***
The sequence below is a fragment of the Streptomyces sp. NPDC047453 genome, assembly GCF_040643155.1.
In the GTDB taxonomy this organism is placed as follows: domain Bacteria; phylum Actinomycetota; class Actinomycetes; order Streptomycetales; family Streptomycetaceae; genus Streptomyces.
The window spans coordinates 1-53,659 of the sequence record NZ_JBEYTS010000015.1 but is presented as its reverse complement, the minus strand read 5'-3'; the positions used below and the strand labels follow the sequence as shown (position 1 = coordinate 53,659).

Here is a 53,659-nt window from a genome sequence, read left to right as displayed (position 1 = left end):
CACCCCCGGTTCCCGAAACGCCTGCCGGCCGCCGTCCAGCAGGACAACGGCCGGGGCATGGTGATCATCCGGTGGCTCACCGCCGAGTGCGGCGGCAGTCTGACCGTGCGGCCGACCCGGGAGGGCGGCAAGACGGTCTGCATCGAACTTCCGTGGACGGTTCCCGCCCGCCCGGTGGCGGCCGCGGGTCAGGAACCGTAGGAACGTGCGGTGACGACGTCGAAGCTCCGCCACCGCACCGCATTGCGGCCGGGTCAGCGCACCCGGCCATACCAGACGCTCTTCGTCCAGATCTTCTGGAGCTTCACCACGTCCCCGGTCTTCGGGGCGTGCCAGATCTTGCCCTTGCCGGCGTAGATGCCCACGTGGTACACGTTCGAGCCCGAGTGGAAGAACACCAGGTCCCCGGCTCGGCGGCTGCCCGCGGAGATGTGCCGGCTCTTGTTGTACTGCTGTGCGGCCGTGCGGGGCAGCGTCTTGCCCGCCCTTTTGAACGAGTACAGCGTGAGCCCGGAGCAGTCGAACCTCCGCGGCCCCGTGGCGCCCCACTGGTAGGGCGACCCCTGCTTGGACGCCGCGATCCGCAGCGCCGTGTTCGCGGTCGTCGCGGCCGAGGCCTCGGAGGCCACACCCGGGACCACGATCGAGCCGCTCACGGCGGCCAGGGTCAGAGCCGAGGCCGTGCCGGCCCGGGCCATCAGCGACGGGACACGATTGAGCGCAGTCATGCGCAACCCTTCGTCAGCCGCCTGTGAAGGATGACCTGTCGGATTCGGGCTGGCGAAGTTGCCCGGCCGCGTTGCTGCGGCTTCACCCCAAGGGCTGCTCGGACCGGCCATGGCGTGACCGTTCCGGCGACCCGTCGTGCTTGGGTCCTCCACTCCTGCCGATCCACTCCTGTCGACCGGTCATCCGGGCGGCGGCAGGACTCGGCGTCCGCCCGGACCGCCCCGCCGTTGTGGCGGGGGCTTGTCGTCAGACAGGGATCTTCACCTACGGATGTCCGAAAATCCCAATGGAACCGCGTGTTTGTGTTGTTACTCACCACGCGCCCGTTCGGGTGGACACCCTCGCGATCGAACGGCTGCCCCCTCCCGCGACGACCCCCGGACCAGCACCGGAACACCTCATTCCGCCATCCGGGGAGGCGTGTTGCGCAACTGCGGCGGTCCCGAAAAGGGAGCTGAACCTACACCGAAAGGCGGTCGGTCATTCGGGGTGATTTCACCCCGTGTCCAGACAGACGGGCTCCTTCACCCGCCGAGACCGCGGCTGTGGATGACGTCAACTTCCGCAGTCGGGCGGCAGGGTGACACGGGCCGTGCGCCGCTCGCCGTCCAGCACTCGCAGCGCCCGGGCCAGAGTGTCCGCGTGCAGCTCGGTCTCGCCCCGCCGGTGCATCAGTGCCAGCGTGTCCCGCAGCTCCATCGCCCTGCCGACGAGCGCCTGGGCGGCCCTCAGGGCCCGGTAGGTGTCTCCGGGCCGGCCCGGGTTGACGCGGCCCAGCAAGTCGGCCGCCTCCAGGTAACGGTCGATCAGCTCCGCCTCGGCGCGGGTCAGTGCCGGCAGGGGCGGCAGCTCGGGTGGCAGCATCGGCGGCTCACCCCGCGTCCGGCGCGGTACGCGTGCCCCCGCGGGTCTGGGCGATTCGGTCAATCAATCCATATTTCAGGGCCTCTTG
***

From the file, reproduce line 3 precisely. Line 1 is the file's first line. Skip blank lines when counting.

The window spans coordinates 1-53,659 of the sequence record NZ_JBEYTS010000015.1 but is presented as its reverse complement, the minus strand read 5'-3'; the positions used below and the strand labels follow the sequence as shown (position 1 = coordinate 53,659).